This vintage sweater was made in Winnipeg, Manitoba, Canada in the 1940s by Knit-Rite under their Bonspiel King label for the curling market. Canadian makers continued making this 1920s style for years after it went out of style in the US. It bears the patch of the Tam O’Shanter Country Club
Chest (pit to pit, unstretched): 24″ (doubled = 48″)
Chest (pit to pit, stretched): 31″ (doubled = 61″)
Shoulder to shoulder: 24″
Sleeve (shoulder to cuff): 28″ folded, 30″ unfolded
Length (base of collar to hem): 30″
This vintage cardigan was made in the 1940s in Canada by Curl Rite for the curling market. Whereas this style of wide shawl collar cardigan had gone out of style in the US years earlier, it continued to be made, largely without alteration north of the border.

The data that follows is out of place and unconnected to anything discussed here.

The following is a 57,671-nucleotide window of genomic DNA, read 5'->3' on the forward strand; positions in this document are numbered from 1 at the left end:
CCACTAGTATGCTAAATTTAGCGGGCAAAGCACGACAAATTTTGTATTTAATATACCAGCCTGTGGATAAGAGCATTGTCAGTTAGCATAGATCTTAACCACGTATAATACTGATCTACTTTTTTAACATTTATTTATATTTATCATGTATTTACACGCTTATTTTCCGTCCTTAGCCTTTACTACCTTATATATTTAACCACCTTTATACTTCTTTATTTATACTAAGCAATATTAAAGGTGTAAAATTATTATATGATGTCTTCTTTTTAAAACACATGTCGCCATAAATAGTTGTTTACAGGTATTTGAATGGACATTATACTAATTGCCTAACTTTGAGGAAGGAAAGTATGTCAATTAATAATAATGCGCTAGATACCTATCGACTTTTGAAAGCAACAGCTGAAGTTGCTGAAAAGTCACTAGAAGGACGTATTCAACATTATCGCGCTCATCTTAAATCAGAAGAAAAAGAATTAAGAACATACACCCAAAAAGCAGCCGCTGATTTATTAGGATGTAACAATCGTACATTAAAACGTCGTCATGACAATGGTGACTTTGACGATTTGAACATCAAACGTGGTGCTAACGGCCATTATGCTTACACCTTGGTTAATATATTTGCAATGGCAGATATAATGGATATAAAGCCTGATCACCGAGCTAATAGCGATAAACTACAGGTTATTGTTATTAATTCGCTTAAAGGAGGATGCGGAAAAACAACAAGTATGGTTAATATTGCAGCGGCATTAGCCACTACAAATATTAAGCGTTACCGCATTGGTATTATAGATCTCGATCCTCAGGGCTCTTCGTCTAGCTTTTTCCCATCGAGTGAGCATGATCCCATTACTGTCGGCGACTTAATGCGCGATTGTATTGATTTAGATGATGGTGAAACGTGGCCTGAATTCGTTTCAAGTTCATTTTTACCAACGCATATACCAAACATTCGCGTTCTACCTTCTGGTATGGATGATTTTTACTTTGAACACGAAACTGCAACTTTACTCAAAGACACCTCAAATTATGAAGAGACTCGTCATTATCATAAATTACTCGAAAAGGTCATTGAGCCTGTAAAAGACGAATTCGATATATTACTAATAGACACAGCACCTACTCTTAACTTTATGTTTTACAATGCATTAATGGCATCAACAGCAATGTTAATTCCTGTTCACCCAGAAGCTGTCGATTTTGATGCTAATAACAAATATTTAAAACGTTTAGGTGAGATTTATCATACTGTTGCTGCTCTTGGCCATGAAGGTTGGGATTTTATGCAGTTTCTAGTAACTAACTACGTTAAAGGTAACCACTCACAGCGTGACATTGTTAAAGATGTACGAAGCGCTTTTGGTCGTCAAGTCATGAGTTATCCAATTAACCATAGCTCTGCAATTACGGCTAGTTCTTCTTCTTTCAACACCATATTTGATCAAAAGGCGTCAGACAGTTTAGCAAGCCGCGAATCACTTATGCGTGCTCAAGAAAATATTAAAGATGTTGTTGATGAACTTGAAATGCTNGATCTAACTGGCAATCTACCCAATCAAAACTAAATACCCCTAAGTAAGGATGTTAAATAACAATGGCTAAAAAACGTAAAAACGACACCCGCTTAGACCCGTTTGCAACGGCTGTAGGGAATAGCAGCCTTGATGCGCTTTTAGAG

Chest (pit to pit, unstretched): 22 1/2″ (doubled = 45″)
Chest (pit to pit, stretched): 29″ (doubled = 58″)
Shoulder to shoulder: 22″
Sleeve (shoulder to cuff): 26″
Length (Base of collar to hem): 28″
This vintage sweater was made in the 1940s- early 1950s by Princeton Award Sweaters and Jackets. It is made from off-white wool with a wide waistband and drawstring neck. It has a 36″ unstretched chest, but has a good deal of stretch. I would recommend this for a 36-38.
Chest (pit to pit, unstretched): 18″(doubled = 36″)
This was sold to me as being early 1930s, hand knit in British Columbia for a First Nations wedding. With the style of Lightning zipper stopbox it has, I don’t think I quite buy that provenance, but I will say it is an early one for the zip front cardigan style that would come to be so iconic in Canadian culture, most likely dating from the late 1940s.